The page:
- The Washington Times - Friday, November 21, 2008

EDITOR’S NOTE: Jennifer Harper is writing this column while Greg Pierce is on vacation.


Peace now? Well, not just yet, perhaps.

“Anti-war groups and other liberal activists are increasingly concerned at signs that Barack Obama’s national security team will be dominated by appointees who favored the Iraq invasion and hold hawkish views on other important foreign policy issues,” notes the Los Angeles Times.

Activists who backed Mr. Obama fear he is abandoning his “anti-war moorings” and easing up on his rigid timetable for withdrawing troops from Iraq.

“There´s so much Obama hero worship, we´re having to walk this line where we can´t directly criticize him. But we are expressing concern,” said Kevin Martin of Peace Action.

“Welcome to Washington, where it´s almost always a case of ‘meet the new boss, same as the old boss.’ Obama needed to impress the left to get the nomination, and now he needs to shed himself of the albatross in order to govern,” advises Ed Morrissey of Hot Air.


The Obama wheel-of-fortune could favor a man sure to vex peaceniks: A member of the Bush Cabinet.

“As Barack Obama makes his way through the transition to power, he is learning the steps of an old dance. Having promised change, he now surrounds himself with experience. Having poured scorn not only on the Bush administration but at times on the Clinton administration as well, he now welcomes those who served his Democratic predecessor, including the former first lady who ran against him. And having roundly denounced current foreign and military policies, he may very well ask Defense Secretary Robert Gates to remain in place,” writes Joe Conason of the New York Observer.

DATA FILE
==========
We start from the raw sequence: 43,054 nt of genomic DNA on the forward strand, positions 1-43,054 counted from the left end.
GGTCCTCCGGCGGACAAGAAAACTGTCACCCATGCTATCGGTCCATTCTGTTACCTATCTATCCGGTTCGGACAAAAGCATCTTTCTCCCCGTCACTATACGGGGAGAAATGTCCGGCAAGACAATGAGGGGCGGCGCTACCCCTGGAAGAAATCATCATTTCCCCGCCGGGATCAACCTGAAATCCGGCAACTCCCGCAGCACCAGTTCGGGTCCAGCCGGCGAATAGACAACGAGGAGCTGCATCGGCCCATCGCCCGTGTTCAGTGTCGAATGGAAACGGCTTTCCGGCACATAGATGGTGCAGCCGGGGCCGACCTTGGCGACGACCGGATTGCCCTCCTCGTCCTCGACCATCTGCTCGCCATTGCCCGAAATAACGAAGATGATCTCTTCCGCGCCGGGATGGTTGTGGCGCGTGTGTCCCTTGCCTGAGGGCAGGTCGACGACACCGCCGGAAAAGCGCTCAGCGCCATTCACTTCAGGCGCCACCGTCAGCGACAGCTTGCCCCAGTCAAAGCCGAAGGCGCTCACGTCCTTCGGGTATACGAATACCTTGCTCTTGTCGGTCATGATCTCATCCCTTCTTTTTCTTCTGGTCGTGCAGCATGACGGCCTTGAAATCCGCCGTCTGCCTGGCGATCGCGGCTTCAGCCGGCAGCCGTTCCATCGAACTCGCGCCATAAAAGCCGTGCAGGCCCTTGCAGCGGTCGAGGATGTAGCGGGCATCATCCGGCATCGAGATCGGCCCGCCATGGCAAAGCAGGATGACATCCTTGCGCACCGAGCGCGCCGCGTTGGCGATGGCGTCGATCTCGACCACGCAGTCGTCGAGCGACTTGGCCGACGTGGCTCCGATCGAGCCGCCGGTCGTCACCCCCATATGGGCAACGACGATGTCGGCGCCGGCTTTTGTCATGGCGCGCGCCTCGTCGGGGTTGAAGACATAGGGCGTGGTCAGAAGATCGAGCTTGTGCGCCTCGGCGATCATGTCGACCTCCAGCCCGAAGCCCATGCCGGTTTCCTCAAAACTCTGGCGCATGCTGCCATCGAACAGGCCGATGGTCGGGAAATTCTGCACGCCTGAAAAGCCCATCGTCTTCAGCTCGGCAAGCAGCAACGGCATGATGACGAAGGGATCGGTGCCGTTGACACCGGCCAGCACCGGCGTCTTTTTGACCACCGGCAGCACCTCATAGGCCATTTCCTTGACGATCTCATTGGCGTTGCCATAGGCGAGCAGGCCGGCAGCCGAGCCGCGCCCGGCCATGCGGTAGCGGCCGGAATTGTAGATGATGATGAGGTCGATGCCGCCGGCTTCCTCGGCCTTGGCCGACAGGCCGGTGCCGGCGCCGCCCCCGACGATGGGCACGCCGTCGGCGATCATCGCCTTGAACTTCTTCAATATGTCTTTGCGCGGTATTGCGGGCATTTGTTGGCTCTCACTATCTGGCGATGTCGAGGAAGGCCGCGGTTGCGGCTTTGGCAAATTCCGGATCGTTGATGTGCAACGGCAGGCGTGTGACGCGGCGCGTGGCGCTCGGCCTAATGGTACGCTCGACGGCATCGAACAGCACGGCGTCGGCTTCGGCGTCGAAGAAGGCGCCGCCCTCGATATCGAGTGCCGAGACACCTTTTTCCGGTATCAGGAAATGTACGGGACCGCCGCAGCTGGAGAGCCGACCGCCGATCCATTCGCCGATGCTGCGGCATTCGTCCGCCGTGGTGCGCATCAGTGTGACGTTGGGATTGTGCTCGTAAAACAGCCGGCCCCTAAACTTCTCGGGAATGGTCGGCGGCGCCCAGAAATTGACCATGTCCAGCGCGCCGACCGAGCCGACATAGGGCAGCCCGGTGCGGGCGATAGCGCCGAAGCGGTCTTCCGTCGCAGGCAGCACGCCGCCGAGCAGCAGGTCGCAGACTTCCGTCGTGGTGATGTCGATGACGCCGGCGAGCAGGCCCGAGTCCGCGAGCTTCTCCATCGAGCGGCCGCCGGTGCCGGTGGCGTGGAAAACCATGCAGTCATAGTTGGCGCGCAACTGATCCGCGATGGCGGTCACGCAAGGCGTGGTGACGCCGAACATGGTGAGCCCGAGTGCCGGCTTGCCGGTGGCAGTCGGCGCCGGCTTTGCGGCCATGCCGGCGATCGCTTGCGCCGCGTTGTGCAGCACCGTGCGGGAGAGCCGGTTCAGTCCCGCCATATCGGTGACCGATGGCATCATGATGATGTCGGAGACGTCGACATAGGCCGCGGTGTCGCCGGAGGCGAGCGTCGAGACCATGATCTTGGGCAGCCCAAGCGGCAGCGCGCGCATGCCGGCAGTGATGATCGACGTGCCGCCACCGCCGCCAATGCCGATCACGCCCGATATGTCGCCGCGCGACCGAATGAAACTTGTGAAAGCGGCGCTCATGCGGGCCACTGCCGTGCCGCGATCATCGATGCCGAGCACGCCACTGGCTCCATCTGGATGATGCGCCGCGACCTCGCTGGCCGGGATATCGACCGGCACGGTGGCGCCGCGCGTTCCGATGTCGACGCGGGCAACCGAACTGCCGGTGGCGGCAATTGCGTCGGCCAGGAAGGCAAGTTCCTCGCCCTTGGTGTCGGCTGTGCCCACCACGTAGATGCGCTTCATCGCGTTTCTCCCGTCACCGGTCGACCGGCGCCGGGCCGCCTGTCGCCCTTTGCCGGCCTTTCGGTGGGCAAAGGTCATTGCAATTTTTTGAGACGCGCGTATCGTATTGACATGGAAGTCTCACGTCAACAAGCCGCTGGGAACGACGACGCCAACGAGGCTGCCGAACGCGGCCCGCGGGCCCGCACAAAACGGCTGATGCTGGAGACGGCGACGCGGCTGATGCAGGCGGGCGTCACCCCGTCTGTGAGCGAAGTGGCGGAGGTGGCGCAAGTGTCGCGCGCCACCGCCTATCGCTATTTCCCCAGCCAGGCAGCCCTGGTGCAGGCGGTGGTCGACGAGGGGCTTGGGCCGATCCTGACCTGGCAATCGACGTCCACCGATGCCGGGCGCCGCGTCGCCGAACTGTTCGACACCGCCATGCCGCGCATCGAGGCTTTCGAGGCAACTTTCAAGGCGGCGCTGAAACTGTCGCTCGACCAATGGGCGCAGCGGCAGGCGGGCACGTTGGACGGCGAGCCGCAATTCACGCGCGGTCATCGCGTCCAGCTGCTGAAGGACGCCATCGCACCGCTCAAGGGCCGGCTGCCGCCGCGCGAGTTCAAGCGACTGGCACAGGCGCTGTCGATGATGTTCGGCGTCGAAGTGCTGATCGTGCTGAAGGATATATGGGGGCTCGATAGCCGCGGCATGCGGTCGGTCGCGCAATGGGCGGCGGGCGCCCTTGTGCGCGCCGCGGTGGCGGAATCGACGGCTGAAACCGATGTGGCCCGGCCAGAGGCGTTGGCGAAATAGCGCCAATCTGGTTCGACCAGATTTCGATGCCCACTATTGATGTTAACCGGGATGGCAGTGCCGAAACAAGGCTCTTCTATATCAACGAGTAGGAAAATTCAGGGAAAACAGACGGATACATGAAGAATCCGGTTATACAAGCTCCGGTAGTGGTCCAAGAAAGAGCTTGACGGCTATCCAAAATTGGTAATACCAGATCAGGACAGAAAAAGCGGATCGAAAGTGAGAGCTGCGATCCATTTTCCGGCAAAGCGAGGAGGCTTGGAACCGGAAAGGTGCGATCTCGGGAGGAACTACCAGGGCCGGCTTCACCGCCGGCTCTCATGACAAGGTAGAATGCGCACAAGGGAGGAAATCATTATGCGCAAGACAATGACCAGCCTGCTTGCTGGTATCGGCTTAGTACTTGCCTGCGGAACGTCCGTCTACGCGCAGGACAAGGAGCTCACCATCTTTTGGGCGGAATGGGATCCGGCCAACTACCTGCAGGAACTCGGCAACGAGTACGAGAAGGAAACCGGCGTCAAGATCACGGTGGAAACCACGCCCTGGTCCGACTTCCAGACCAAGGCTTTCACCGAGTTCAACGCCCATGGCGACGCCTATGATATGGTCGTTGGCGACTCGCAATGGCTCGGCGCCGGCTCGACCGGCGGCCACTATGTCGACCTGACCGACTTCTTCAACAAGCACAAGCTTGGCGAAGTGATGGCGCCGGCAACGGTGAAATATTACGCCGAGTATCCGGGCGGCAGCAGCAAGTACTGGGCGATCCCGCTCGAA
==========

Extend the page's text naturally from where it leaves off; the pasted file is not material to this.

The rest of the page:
“While Mr. Obama displays both confidence and maturity in embracing his former adversaries, he must expect cries of outrage and disappointment from his own supporters. If the prospect of appointing Hillary Clinton as secretary of state irritates the Obama base, what will they make of keeping the man who has executed President Bush´s policies at the Pentagon?”

“First it is important to recall that the president-elect vowed to bring change to politics as well as policy. The Obama administration would foster bipartisan cooperation wherever possible, he said, especially in matters of foreign policy and national security. If those are his objectives then retaining Mr. Gates makes considerable sense - at least for the time being.”


Former Senate Democratic Leader Tom Daschle must be pleased to know he is now, officially, “bursty.” This is Nielsen’s uber-pop term for those who are the biggest movers on the Nielsen Blogpulse - which measures how much someone is cited online. Mr. Daschle is No. 8 on the list, behind “zombie flick screenwriter” Mark Protosevich and 7-foot-tall University of North Carolina basketball forward Tyler Zeller.

Mr. Daschle was chosen Health and Human Services secretary in the Obama Cabinet.


A conservative black leadership network has denounced a racial slur made against President-elect Barack Obama by al Qaeda deputy Ayman al-Zawahri.